Wednesday, December 03, 2008

Does Size Matter?

As we arrived home from our walk today, I was super excited to find a package waiting for us. I had won an awesome Ebay auction that was a 12 piece lot of new-with-tags Zutano duds for Dash. When I opened the box, the stuff looked big - it was supposed to be 18-24 mo, but most of it was straight up 24 month. And because Dash HATES being dressed, much less "trying things on", I decided to see if they fit Fin. And they did. The WHOLE lot of it.

My three year old can wear all 24 month stuff.

Now before anyone chimes in with a "it must run big", he's also still wearing pants from the Gap and Children's Place that are 24 month. And his friends TOWER over him. People look at me incredulously when he tells them how old he is. I actually had someone ask me last week if he was a preemie. (FYI, no he wasn't, he was born 7lbs and plenty long) And why do people think it's acceptable to say crap like that anyway. Even today some dude told me that his one-year-old was bigger. Is that supposed to be funny? I'm seriously considering redirecting him to tell people he's one.

And before you tell me that he'll have a growth spurt and I should quit worrying (and last time I checked, worrying was in the job description), know that I was once the same height as my classmates. I just stopped growing somewhere around 8. My brother was once taller than most of his classmates too, I think he stopped growing by 10. And in case you needed an exact figure, I'm 4"11...and a half. When Woob and I decided to get married, I joked with him that part of my husband selection process was adding some height to my gene pool. He's tall-ish. And it's not like my parents are particularly short, but there are a fair number of people in my fam that don't achieve 5'5.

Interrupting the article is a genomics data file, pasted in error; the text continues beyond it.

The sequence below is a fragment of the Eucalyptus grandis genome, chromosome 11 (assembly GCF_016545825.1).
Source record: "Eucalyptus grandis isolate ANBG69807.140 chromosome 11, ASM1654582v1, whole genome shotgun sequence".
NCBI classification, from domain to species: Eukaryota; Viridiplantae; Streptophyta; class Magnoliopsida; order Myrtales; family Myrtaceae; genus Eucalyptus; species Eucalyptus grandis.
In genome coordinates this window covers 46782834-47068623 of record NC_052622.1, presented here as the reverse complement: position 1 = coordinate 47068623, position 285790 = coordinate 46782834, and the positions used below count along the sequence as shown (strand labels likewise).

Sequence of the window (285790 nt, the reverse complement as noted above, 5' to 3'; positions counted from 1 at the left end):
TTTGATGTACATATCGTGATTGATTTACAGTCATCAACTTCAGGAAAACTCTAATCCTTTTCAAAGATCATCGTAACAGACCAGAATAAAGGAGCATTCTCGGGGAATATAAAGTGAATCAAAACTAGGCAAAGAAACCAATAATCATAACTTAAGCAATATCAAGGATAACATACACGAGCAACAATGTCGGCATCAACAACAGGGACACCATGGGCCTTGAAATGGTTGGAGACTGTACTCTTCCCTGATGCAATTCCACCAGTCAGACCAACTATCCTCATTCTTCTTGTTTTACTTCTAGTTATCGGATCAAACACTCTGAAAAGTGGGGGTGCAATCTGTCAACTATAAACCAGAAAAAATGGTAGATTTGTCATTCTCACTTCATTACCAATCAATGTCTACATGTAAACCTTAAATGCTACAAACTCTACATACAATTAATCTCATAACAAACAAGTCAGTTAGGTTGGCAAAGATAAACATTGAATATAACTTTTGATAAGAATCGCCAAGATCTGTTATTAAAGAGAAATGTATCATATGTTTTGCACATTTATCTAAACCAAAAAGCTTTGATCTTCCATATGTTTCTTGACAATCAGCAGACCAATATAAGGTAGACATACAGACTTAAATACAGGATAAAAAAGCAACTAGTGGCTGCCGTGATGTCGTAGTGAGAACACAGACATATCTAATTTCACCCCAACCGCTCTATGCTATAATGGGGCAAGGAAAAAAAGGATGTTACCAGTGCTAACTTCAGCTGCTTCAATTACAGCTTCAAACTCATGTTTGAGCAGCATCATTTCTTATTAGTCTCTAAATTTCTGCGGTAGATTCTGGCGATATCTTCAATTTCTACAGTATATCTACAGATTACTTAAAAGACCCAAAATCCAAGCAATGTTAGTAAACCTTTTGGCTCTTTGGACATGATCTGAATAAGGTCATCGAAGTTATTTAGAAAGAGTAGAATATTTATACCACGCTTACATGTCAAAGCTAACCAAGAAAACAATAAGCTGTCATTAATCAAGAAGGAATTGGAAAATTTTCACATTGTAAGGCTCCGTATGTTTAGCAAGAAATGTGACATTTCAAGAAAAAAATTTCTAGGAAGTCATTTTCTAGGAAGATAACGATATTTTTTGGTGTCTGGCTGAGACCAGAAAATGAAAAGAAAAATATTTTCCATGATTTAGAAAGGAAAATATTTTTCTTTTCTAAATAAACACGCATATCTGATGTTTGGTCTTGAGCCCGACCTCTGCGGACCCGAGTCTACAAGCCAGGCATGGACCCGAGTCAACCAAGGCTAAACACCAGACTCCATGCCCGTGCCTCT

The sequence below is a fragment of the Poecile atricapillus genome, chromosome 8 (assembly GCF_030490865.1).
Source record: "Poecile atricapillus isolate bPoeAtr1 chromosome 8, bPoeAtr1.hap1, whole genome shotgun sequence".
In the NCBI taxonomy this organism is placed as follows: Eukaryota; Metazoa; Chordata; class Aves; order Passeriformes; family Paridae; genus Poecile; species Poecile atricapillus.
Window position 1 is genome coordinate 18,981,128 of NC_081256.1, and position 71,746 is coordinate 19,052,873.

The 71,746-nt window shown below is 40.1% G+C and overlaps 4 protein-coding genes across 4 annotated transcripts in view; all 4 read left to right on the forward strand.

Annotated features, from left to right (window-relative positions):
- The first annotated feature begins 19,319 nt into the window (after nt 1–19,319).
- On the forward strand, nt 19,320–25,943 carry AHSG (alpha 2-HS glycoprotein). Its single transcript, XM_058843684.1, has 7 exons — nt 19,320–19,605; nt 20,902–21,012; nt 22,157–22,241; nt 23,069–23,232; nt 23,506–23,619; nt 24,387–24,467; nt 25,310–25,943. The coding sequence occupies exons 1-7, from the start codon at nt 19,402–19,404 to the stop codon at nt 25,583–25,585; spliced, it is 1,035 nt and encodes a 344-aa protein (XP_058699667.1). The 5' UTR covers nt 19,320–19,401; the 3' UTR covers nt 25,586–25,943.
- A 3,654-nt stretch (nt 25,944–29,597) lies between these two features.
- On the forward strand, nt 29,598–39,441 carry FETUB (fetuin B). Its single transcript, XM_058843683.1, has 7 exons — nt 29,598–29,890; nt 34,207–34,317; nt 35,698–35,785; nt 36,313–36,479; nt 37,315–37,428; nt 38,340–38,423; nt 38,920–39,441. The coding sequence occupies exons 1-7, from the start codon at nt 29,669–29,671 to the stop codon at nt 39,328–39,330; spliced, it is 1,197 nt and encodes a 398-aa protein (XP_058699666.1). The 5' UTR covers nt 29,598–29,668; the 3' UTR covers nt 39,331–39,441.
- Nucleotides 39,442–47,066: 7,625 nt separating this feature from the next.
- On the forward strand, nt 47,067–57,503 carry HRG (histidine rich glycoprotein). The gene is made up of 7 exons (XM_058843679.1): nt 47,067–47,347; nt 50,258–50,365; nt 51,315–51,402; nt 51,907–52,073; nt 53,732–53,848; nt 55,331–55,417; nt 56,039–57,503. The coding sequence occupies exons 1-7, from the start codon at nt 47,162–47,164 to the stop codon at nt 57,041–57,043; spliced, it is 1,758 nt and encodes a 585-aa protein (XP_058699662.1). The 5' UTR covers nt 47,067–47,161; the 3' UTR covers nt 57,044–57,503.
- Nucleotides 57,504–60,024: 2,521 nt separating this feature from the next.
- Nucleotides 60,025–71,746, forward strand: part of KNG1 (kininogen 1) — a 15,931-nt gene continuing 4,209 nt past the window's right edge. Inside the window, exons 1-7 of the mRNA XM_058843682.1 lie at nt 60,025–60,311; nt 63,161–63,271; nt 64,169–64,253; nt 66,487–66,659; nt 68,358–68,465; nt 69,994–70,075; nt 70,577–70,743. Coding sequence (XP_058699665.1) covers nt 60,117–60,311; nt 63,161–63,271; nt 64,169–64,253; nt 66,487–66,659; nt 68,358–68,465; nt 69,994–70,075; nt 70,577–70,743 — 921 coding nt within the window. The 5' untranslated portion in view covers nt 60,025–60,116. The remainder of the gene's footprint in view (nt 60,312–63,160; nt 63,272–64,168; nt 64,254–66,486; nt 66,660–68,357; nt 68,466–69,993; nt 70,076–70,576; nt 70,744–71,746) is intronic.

Yes, I hope that I'm rereading this in ten years and laughing about how Fin's now a giant manchild, but for now I have to plan for other futures. I was reading a heated online debate recently on growth hormones. I was amazed at how many people felt like taking growth enhancers was messing with mother nature. And more so that the vast majority of those people were a)not short b)not the parents of short children and/or c)not the parents of short boys. And if taking hormones is messing with mother nature, then what about hearing aids? Glasses? Fertility treatments?

And yes, I made a distinction between boys and girls. I know what the suck factors are about being a short girl. Woob even integrated "cute" into our wedding vows just to irritate me (I HATE CUTE!). But, as my mother was always quick to point out, at least I could wear high heels and never have to worry about being taller than my date. For a man? Not so much. And when I worry about my boys being short, it's not like I'm worrying that they won't get to six foot. As a friend put it, I just want them to "blend."

Then there's the argument of "it builds character". To which I recall any other "aid" that might thwart mother nature - I can't imagine telling a deaf person that to restore their hearing would impede their character. Then again, my father's father was short but you never really noticed it - his personality was huge. When he spoke to you, you felt like the only person in the room and he could make you feel like the most beautiful woman on the planet with one complement. He was a great man. Would he have been different if he had been taller? Who knows?

Yes, he's only 3, but if the next three years go by as quickly as the first three, then we, our family and my child, will have some choices to make. Is it wrong to just want to make life as easy as possible for your kids? To want to smooth this one wrinkle (for which I feel more than a little responsible)? What do you think?


Kim Edwards said...